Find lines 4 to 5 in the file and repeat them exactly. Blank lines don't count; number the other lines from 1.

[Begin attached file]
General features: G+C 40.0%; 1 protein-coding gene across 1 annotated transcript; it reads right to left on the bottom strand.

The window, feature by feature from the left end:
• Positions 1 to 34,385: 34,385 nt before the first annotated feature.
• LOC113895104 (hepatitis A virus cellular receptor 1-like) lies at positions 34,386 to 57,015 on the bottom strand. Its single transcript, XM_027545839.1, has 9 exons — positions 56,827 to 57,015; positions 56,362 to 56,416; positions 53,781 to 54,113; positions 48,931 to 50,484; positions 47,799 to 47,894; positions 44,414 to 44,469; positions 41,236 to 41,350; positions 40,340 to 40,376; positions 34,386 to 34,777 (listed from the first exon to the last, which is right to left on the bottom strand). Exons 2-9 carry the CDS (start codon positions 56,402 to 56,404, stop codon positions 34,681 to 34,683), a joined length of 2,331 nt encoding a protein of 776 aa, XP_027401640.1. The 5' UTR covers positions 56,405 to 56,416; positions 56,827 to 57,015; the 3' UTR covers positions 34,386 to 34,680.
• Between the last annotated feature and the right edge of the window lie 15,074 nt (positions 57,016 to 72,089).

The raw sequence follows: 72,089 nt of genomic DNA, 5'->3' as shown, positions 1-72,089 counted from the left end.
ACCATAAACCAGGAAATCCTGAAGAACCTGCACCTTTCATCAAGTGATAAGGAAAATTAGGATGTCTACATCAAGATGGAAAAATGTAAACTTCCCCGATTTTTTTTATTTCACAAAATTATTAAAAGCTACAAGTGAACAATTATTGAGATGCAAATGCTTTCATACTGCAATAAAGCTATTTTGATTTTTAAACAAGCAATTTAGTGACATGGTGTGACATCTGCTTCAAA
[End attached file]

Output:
• LOC113895104 (hepatitis A virus cellular receptor 1-like) lies at positions 34,386 to 57,015 on the bottom strand. Its single transcript, XM_027545839.1, has 9 exons — positions 56,827 to 57,015; positions 56,362 to 56,416; positions 53,781 to 54,113; positions 48,931 to 50,484; positions 47,799 to 47,894; positions 44,414 to 44,469; positions 41,236 to 41,350; positions 40,340 to 40,376; positions 34,386 to 34,777 (listed from the first exon to the last, which is right to left on the bottom strand). Exons 2-9 carry the CDS (start codon positions 56,402 to 56,404, stop codon positions 34,681 to 34,683), a joined length of 2,331 nt encoding a protein of 776 aa, XP_027401640.1. The 5' UTR covers positions 56,405 to 56,416; positions 56,827 to 57,015; the 3' UTR covers positions 34,386 to 34,680.
• Between the last annotated feature and the right edge of the window lie 15,074 nt (positions 57,016 to 72,089).